We want to send our kids off to school knowing that they'll get what they need to succeed: good texts and teachers, of course, but high standards and rules that aren't paper tigers as well. This is the era of accountability, and we're behind it, right?
Well, maybe. Talk to more than a few good teachers and they'll say everything's fine until they either get a little too creative or set rules firmly in stone. Then, the phone starts to ring.
Listen to the teacher on page 17. Frustrated by late homework, she and teachers on her team made a rule not to accept it. She informed parents of this at the school's open house. But the same crowd that had applauded her warning that she was a tough teacher, responded with silence. When low grades began to roll in, they complained.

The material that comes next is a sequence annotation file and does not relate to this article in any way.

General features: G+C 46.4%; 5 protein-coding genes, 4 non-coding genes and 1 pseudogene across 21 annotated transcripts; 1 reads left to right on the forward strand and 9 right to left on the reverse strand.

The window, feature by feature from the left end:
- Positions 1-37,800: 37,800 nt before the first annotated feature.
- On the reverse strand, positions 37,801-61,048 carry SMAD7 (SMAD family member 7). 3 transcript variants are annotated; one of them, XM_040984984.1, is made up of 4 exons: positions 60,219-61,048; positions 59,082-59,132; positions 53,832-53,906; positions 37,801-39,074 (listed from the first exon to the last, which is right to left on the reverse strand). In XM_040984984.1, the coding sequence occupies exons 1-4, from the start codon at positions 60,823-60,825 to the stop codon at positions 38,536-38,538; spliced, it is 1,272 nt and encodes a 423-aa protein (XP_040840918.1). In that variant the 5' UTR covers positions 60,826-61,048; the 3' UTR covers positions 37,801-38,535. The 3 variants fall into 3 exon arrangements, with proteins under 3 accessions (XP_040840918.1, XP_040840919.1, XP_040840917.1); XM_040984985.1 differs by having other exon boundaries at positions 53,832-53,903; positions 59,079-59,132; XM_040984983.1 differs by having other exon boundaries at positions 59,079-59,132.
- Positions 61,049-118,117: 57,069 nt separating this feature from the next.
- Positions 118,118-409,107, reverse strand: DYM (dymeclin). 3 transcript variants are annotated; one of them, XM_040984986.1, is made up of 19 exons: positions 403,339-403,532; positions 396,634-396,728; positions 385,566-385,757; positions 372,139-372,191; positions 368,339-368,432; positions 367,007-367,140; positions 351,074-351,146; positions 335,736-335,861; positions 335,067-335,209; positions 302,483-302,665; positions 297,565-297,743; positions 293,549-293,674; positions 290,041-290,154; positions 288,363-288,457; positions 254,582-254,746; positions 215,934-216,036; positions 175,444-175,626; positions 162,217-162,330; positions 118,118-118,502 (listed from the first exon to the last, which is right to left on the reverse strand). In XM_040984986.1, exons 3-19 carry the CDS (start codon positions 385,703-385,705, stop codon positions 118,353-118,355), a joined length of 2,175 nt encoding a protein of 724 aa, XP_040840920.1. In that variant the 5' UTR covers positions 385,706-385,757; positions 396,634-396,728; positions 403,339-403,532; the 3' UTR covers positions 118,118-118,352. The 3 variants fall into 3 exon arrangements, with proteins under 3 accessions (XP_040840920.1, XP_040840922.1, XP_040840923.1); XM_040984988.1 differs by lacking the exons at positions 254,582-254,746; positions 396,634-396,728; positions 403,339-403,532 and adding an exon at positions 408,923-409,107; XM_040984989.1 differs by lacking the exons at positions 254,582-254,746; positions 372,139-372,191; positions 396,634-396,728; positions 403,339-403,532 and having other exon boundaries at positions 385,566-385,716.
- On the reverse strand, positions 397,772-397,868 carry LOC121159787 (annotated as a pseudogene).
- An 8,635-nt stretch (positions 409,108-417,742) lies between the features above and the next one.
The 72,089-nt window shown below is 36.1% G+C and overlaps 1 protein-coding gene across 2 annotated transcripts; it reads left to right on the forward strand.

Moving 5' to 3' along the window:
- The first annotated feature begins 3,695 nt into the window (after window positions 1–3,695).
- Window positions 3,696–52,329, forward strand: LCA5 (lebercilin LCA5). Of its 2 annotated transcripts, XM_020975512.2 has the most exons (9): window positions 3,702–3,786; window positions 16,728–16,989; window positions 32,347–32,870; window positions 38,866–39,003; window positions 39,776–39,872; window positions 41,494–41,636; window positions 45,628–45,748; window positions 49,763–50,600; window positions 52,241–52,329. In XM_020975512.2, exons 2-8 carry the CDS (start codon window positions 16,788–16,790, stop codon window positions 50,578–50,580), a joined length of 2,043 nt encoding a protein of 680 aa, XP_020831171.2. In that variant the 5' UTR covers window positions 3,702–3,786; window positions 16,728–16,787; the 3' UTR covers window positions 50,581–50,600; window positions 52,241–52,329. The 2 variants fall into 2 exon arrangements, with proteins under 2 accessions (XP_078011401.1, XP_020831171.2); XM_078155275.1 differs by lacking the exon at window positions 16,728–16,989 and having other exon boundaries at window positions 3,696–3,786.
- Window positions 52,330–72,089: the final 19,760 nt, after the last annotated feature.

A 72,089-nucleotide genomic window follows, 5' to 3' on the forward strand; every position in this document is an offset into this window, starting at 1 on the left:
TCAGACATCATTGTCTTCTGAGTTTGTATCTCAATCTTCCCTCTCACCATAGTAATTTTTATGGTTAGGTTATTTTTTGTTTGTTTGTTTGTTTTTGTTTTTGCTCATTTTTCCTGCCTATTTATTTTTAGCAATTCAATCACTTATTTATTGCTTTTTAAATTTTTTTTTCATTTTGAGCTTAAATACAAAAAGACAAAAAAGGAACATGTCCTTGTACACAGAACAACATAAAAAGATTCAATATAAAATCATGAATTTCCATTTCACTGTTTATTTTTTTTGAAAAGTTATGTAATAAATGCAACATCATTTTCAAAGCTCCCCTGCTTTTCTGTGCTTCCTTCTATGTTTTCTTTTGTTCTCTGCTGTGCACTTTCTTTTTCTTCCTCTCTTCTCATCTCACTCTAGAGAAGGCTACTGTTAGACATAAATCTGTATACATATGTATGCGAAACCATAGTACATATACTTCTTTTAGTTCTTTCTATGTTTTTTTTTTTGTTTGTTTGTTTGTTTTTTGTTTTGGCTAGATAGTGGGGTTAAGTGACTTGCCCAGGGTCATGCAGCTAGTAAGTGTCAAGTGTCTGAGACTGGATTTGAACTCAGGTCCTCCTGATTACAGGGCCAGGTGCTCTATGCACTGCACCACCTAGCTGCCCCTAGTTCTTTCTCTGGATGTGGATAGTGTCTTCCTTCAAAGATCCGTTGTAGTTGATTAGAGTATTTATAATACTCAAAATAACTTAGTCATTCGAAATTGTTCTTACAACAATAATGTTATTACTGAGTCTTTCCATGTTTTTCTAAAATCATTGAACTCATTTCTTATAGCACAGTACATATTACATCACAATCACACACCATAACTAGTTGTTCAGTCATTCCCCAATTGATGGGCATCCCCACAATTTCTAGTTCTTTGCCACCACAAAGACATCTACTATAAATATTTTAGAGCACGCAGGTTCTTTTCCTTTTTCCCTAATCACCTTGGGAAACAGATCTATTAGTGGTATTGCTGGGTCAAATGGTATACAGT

More upsetting was the response from the principal. He backed the parents. The resulting "solution" left her and her colleagues demoralized.
Support from the corner office is crucial in any enterprise. It may be more so in schools, where teachers must answer to so many different individuals.
At Harvard University last week, a group of top teachers spoke about what helped them achieve good results. To a person, they cited their desire for the backing of principals and administrators - not to be irresponsible, but to have reasonable latitude in trying new approaches.
These teachers mentioned needs ranging from support for initiatives in the classroom to allowances for professional time that doesn't come at their own expense (see related story, page 16). It can mean, they say, all the difference in how the job gets done.
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